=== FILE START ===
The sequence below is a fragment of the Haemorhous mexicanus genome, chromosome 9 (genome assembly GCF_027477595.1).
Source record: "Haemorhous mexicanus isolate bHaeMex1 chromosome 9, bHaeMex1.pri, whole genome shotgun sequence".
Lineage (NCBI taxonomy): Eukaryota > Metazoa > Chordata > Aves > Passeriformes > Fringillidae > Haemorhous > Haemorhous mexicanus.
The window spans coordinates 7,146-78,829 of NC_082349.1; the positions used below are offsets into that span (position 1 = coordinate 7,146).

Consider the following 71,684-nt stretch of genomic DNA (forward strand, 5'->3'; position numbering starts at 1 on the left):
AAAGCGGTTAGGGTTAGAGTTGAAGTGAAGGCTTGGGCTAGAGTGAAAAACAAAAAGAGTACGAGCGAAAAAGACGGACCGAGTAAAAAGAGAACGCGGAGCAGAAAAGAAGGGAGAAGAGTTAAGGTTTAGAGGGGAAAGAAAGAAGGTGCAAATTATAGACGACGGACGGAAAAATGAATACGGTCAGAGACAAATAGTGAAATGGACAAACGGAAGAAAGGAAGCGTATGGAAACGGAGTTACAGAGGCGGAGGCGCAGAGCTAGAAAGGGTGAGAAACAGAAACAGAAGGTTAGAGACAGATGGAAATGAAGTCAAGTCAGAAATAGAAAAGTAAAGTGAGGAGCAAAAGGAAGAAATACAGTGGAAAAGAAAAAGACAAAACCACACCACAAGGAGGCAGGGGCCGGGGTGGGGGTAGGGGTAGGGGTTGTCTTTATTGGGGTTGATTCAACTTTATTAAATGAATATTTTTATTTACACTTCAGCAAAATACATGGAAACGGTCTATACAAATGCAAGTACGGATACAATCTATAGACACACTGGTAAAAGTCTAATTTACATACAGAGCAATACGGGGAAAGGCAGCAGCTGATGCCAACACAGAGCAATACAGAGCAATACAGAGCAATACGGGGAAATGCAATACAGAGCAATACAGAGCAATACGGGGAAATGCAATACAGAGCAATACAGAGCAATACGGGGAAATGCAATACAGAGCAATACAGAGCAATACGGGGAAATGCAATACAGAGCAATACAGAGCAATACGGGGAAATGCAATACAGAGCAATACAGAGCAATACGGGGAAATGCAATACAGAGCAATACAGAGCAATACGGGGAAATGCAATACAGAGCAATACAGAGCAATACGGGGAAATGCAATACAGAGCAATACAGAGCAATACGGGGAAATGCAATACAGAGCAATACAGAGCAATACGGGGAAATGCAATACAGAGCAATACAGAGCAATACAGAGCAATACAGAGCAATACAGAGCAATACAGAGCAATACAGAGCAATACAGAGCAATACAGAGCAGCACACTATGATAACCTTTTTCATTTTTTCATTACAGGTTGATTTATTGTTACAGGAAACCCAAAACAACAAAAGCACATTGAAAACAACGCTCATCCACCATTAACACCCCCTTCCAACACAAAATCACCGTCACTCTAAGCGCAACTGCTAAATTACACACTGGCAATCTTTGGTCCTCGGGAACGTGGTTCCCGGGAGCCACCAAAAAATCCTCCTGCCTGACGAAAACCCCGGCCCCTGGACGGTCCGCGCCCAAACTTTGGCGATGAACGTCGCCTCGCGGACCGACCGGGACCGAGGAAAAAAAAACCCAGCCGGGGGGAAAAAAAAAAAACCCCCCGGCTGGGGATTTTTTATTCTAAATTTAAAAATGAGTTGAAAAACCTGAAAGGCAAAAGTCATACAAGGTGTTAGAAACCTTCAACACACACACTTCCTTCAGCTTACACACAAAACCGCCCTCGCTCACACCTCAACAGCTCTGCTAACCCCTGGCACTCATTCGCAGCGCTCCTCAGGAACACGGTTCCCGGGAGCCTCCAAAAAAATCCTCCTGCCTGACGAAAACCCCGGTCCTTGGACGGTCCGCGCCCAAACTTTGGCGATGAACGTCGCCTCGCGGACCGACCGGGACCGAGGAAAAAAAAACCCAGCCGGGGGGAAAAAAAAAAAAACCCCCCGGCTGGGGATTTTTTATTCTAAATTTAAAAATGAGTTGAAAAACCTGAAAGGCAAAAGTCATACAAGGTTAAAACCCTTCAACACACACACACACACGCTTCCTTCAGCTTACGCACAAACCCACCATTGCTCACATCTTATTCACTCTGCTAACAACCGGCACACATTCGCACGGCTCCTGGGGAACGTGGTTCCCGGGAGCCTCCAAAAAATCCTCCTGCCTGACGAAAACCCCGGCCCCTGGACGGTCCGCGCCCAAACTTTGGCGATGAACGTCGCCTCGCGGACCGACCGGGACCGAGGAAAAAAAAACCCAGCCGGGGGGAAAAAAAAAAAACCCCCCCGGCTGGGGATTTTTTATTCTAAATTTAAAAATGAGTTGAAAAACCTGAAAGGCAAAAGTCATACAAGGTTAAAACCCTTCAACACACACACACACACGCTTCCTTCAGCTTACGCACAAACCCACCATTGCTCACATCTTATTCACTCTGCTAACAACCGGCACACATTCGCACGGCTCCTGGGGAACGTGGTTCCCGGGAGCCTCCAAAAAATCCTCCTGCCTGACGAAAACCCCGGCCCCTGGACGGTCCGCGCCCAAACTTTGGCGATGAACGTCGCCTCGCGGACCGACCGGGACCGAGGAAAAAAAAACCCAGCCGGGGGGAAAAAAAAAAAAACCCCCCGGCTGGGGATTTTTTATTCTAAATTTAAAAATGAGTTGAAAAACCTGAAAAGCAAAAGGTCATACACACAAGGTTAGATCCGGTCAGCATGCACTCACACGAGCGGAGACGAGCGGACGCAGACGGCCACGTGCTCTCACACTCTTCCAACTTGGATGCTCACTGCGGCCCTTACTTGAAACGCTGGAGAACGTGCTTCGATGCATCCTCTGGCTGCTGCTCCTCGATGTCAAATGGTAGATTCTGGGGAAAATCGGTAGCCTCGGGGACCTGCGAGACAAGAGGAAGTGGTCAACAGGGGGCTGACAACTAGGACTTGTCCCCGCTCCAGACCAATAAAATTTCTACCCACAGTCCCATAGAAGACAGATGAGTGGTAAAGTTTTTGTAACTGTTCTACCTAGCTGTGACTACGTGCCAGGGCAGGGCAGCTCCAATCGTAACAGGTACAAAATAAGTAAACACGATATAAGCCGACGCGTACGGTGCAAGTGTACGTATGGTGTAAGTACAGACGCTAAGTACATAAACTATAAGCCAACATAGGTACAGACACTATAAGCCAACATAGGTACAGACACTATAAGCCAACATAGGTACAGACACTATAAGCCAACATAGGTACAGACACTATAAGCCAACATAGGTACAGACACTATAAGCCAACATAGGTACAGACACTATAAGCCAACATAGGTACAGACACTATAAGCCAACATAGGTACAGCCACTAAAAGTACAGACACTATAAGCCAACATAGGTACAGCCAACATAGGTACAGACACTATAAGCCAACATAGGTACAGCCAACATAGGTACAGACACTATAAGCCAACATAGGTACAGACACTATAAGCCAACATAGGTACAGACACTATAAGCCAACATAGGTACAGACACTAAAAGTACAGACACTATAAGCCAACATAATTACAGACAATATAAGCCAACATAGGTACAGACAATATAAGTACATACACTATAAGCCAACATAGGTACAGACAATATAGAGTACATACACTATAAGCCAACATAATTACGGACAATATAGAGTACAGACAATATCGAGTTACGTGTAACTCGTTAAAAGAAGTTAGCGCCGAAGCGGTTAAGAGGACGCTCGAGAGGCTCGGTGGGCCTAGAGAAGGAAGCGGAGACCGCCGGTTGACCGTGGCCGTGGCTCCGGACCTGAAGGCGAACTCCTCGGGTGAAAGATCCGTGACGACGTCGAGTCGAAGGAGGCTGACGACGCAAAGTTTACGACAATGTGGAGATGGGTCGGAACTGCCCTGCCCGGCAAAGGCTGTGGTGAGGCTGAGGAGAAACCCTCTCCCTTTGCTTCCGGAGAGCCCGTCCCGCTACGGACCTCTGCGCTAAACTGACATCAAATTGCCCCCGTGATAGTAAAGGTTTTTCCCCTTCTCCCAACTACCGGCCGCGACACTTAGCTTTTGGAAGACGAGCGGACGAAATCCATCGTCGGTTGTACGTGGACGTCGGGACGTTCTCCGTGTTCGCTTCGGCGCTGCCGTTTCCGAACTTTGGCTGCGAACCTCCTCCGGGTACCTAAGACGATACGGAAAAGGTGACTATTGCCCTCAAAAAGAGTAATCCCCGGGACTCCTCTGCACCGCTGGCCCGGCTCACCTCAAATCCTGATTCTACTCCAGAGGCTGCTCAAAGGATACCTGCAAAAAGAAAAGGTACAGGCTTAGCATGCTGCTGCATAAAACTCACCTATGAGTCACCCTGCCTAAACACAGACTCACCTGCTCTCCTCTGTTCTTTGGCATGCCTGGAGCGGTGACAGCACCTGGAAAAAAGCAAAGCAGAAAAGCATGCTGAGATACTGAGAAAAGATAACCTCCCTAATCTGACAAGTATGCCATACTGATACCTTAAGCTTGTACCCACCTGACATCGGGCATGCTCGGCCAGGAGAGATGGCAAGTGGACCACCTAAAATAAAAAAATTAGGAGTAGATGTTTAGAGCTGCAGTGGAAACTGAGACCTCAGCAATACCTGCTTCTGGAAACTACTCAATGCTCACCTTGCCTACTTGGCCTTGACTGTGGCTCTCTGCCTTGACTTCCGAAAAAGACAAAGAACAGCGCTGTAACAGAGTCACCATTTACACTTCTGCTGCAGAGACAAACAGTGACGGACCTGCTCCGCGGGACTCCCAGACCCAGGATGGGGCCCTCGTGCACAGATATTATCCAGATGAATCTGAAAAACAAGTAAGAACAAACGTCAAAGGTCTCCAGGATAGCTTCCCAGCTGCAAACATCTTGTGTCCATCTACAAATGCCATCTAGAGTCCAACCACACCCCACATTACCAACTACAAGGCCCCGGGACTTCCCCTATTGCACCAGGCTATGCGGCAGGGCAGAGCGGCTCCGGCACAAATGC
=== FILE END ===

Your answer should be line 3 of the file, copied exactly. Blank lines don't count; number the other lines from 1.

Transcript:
Lineage (NCBI taxonomy): Eukaryota > Metazoa > Chordata > Aves > Passeriformes > Fringillidae > Haemorhous > Haemorhous mexicanus.